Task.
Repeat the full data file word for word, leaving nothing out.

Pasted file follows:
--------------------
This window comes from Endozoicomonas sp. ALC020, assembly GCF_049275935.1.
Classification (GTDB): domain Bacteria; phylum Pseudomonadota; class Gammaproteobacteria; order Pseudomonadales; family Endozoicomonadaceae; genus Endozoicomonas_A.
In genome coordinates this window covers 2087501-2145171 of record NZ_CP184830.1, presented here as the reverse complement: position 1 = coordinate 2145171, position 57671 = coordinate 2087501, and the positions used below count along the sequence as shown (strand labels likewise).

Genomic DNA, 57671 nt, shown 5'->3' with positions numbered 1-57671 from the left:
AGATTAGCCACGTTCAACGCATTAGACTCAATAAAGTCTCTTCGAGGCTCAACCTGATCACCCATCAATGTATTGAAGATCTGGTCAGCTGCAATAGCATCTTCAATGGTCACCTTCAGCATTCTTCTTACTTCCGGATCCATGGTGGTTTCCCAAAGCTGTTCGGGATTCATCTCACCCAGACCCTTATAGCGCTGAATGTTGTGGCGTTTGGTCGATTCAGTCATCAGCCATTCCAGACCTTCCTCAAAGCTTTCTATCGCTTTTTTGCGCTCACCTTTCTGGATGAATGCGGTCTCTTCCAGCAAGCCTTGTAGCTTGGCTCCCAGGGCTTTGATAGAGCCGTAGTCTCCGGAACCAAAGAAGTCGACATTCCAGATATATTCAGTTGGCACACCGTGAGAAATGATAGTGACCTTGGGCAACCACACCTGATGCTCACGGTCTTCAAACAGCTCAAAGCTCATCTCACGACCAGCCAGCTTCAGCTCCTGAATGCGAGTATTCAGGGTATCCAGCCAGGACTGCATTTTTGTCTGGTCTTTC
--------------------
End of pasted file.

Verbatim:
This window comes from Endozoicomonas sp. ALC020, assembly GCF_049275935.1.
Classification (GTDB): domain Bacteria; phylum Pseudomonadota; class Gammaproteobacteria; order Pseudomonadales; family Endozoicomonadaceae; genus Endozoicomonas_A.
In genome coordinates this window covers 2087501-2145171 of record NZ_CP184830.1, presented here as the reverse complement: position 1 = coordinate 2145171, position 57671 = coordinate 2087501, and the positions used below count along the sequence as shown (strand labels likewise).

Genomic DNA, 57671 nt, shown 5'->3' with positions numbered 1-57671 from the left:
AGATTAGCCACGTTCAACGCATTAGACTCAATAAAGTCTCTTCGAGGCTCAACCTGATCACCCATCAATGTATTGAAGATCTGGTCAGCTGCAATAGCATCTTCAATGGTCACCTTCAGCATTCTTCTTACTTCCGGATCCATGGTGGTTTCCCAAAGCTGTTCGGGATTCATCTCACCCAGACCCTTATAGCGCTGAATGTTGTGGCGTTTGGTCGATTCAGTCATCAGCCATTCCAGACCTTCCTCAAAGCTTTCTATCGCTTTTTTGCGCTCACCTTTCTGGATGAATGCGGTCTCTTCCAGCAAGCCTTGTAGCTTGGCTCCCAGGGCTTTGATAGAGCCGTAGTCTCCGGAACCAAAGAAGTCGACATTCCAGATATATTCAGTTGGCACACCGTGAGAAATGATAGTGACCTTGGGCAACCACACCTGATGCTCACGGTCTTCAAACAGCTCAAAGCTCATCTCACGACCAGCCAGCTTCAGCTCCTGAATGCGAGTATTCAGGGTATCCAGCCAGGACTGCATTTTTGTCTGGTCTTTC